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Subfamily MYRMICINAE
Tribe SOLENOPSIDINI

Monomorium floricola (Jerdon, 1851)

Bicolored trailing ant

Authors: Joe A. MacGown and Ryan J. Whitehouse
Uploaded 2009; last updated 25 February 2016

Monomorium floricola, full face view of a worker (Alachua Co., FL) (photo by Ryan J. Whitehouse and Joe A. MacGown)
Monomorium floricola, lateral view of a worker (Alachua Co., FL) (photo by Ryan J. Whitehouse and Joe A. MacGown)
Monomorium floricola, dorsal view of a worker (Alachua Co., FL) (photo by Ryan J. Whitehouse and Joe A. MacGown)
Monomorium floricola, full face view of a queen (Ecuador) (photo by Antweb.org)
Monomorium floricola, lateral view of a queen (Ecuador) (photo by Antweb.org)
Monomorium floricola, dorsal view of a queen (Ecuador) (photo by Antweb.org)
Monomorium floricola, full face view of a male (Mayotte) (photo by Antweb.org)
Monomorium floricola, lateral view of a male (Mayotte) (photo by Antweb.org)
Monomorium floricola, dorsal view of a male (Mayotte) (photo by Antweb.org)
Monomorium floricola, lateral view of wings of a male (Mayotte) (photo by Antweb.org)

Introduction
Monomorium Mayr, 1885 is an extremely diverse genus worldwide with most of its diversity occurring in the old world tropics with 10 species currently listed for North America. These ants occupy various types of habitats from bare lands to well developed forests. Most foraging occurs on the ground, although some arboreal species exist.

Monomorium species can be identified by the presence of a petiole and post-petiole, 12 segmented antennae with a three segmented club, a raised medial area on the clypeus with fine longitudinal ridges and the lack of propodeal armament.

Monomorium floricola, the bicolored trailing ant, is a broadly distributed tramp ant in tropical regions of the New and Old World. In the US, outdoor populations are only know to occur in Florida, coastal Alabama, and coastal Mississippi. Occasionally, populations are found in heated buildings such as greenhouses in temperate regions of both Europe and the US. In the southeastern region of the US, this species can be easily recognized by its minute size; smooth, shiny, bicolored appearance, 12 segmented antennae, and lack of propodeal spines.

Taxonomic History (Bolton 2016)
Atta floricola Jerdon, 1851: 107 (w.) INDIA. Indomalaya. Forel, 1893: 388 (q.m.); Wheeler, 1905: 88 (q.m.); Donisthorpe, 1914: 136 (gynandromorph); Crawley, 1920: 217 (gynandromorph); Wheeler & Wheeler, 1955: 121 (l.). Combination in Monomorium: Mayr, 1879: 671. Senior synonym of Monomorium poecilum: Emery, 1894: 151; of Monomorium specularis: Mayr, 1879: 671; of Monomorium cinnabari: Wheeler, 1913: 486; of Monomorium floreanum: Brown, in Linsley & Usinger, 1966: 175; of Monomorium angusticlava, Monomorium impressum: Bolton, 1987: 390; of Monomorium furina, Monomorium philippinensis: Heterick, 2006: 122. See also: Solis, Fox, Kato, et al. 2010: 15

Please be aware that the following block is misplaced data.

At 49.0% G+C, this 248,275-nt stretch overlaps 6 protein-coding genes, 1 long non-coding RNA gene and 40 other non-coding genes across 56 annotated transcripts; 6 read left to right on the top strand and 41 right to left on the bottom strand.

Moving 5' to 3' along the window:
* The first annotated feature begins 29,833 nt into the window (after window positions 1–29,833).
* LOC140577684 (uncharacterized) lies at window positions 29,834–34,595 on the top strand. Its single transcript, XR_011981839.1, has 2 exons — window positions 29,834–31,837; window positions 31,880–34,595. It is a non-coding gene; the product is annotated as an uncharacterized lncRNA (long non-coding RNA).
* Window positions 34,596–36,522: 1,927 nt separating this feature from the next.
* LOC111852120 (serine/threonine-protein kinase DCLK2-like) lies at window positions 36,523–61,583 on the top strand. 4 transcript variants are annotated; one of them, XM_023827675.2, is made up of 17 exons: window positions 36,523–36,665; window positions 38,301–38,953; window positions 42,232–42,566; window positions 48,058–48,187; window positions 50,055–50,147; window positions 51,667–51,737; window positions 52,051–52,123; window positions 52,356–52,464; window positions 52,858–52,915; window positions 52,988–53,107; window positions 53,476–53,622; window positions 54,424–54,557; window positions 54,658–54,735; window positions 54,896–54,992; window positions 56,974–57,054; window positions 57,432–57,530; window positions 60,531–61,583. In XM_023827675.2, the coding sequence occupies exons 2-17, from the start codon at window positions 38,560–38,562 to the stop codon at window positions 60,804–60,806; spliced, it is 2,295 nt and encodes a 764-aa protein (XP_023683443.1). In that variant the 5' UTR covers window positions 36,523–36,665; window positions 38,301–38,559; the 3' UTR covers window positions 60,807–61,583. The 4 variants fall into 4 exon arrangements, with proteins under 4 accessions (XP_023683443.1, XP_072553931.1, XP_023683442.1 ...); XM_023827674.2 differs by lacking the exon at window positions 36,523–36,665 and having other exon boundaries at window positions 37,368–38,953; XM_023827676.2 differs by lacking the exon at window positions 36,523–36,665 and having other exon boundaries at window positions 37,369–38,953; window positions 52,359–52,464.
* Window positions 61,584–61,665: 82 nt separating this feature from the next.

Identification
Worker: HL 0.41-0.43mm, HW 0.31-0.34mm, SL 0.28-0.32mm, EL 0.06-0.07mm, MeSL 0.42-0.47 mm (n=5) (MEM specimens). Distinctly bicolored with body and legs a light orangish-brown and the head and gaster a darker brown. Head smooth and shining with sparse setae; eyes small (about 5-6 facets in longest diameter), situated on side of head just in front of midline; ocelli lacking. Mesosoma mostly smooth and shiny except for transverse striae at base of anepisternum, in metanotal suture, and base of propodeum; with scattered short, erect setae and a pair of long, erect setae on humeri; promesonotum smoothly curved, but not strongly arched, in lateral view, promesonotal suture weak; metanotal suture strongly impressed, propodeum distinctly separated from promesonotum and slightly depressed ; propodeal dorsum greater than length of propodeal declivity. Waist smooth and shiny, with several elongate, semi erect setae directed posteriorly present; petiole pedunculate, petiolar segment about twice as long as the petiole is tall, node broadly conical in lateral view; postpetiole circular in lateral and dorsal views. Gaster is smooth and shiny with sparse, elongate, erect setae present.